Reports: Passage Of New Fiat Chrysler Labor Contract Unlikely

The tentative contract received emphatic rejections by workers at two key plants.

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The tentative labor contract between Fiat Chrysler and the United Auto Workers union appears headed for defeat after emphatic rejections by workers at two key FCA plants.

FCA and UAW officials announced the four-year agreement earlier this month, the first to be struck with Detroit's Big Three automakers and an intended template for deals with Ford and General Motors.

Voting by FCA's union workers began this week, but after the contract was met with skepticism by some rank-and-file members, initial results were not promising.

Reports on Wednesday indicated that plants in Toledo, Ohio, and Sterling Heights, Michigan, soundly rejected the proposal.

In Sterling Heights, 72 percent of production workers and 65 percent of skilled trades employees voted against the deal.

The contract reportedly includes billions in investment in U.S. plants along with union-sought pay increases and adjusted salary structures.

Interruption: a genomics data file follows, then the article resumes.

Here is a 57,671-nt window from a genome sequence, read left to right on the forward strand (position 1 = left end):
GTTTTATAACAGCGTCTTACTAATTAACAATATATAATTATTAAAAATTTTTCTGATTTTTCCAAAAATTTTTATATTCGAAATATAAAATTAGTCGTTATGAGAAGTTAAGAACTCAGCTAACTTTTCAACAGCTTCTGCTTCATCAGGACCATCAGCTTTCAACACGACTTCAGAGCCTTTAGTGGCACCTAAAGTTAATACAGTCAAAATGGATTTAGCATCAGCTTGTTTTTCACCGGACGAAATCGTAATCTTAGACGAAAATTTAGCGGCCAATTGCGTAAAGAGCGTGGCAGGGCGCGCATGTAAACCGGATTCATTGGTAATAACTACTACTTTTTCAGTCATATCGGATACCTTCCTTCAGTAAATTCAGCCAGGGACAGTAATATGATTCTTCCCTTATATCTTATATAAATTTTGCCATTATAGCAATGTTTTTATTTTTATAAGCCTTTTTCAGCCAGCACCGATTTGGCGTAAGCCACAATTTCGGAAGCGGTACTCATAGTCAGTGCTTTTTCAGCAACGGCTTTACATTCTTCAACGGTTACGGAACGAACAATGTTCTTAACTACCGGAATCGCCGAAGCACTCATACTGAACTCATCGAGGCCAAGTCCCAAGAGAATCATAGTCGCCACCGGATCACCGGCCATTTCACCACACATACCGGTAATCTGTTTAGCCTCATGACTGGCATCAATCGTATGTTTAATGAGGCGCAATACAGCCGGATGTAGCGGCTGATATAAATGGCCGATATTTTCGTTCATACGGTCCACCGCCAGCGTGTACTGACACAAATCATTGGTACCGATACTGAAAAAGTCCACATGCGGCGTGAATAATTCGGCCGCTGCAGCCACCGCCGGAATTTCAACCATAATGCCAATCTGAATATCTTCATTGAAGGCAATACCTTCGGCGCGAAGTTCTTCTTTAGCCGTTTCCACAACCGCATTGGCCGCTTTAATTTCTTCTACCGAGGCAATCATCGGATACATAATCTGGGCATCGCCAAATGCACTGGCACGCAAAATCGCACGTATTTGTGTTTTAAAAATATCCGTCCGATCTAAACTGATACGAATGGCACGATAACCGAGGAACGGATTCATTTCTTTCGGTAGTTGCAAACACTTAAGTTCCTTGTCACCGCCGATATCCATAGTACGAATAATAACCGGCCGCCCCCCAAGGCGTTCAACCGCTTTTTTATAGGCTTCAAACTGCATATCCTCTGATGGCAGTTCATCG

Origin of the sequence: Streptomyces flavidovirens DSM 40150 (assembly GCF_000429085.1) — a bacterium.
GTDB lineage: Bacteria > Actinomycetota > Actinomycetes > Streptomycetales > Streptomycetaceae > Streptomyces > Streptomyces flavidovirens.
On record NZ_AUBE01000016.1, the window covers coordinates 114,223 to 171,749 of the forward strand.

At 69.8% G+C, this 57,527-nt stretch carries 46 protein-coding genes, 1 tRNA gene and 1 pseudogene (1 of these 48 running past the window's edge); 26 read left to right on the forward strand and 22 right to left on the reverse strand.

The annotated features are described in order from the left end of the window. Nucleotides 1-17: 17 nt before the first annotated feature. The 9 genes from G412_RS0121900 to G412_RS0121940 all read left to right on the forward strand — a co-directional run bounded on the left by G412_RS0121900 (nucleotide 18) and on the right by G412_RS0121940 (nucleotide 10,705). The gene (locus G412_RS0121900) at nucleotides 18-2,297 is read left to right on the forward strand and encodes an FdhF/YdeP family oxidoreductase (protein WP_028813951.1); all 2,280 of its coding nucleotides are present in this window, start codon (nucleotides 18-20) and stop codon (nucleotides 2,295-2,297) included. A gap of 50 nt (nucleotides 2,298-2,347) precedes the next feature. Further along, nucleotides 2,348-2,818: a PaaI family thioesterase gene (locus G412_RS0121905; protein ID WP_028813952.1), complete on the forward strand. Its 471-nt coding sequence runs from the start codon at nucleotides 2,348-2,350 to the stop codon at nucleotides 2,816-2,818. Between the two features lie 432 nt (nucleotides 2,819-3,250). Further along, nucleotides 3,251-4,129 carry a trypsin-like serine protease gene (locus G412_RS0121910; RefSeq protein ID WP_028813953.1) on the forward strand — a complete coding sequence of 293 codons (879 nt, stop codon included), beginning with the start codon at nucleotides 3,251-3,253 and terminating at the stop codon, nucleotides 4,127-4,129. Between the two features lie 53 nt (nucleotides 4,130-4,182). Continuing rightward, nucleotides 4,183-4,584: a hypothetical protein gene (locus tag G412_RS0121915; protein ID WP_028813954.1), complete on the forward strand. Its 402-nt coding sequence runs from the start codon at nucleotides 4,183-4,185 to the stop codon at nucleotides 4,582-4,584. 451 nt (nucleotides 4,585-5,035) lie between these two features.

But key details β€” particularly regarding the pay tier system and health care changes β€” weren't disclosed by either the company or the union.

Reports of increased production in Mexico also apparently affected the vote in Sterling Heights.

"All the UAW workers in Metro Detroit are bombarded with rumors of work going to Mexico," plant employee Simon Vuli told the Detroit Free Press.

In Toledo, meanwhile, 87 percent of production workers and 80 percent of skilled trades employees β€”the largest margins to date β€” voted against the agreement.

The tentative plan would shift production of the popular Jeep Cherokee from Toledo to Belvidere, Illinois.

Belvidere and another plant in Warren, Michigan, will be the last FCA plants to vote. Even before the latest results, however, the contract's prospects appeared dim. Seven large plants rejected the deal, while only a handful of local chapters supported it.

The Detroit News, meanwhile, reported that UAW officials planned to meet with its FCA local leaders in Warren this week.

The fate of the FCA contract isn't the only problem facing the auto industry this week. The UAW issued a five-day strike notice to Ford and alleged that the company was not bargaining in good faith at its 7,500-worker plant near Kansas City.

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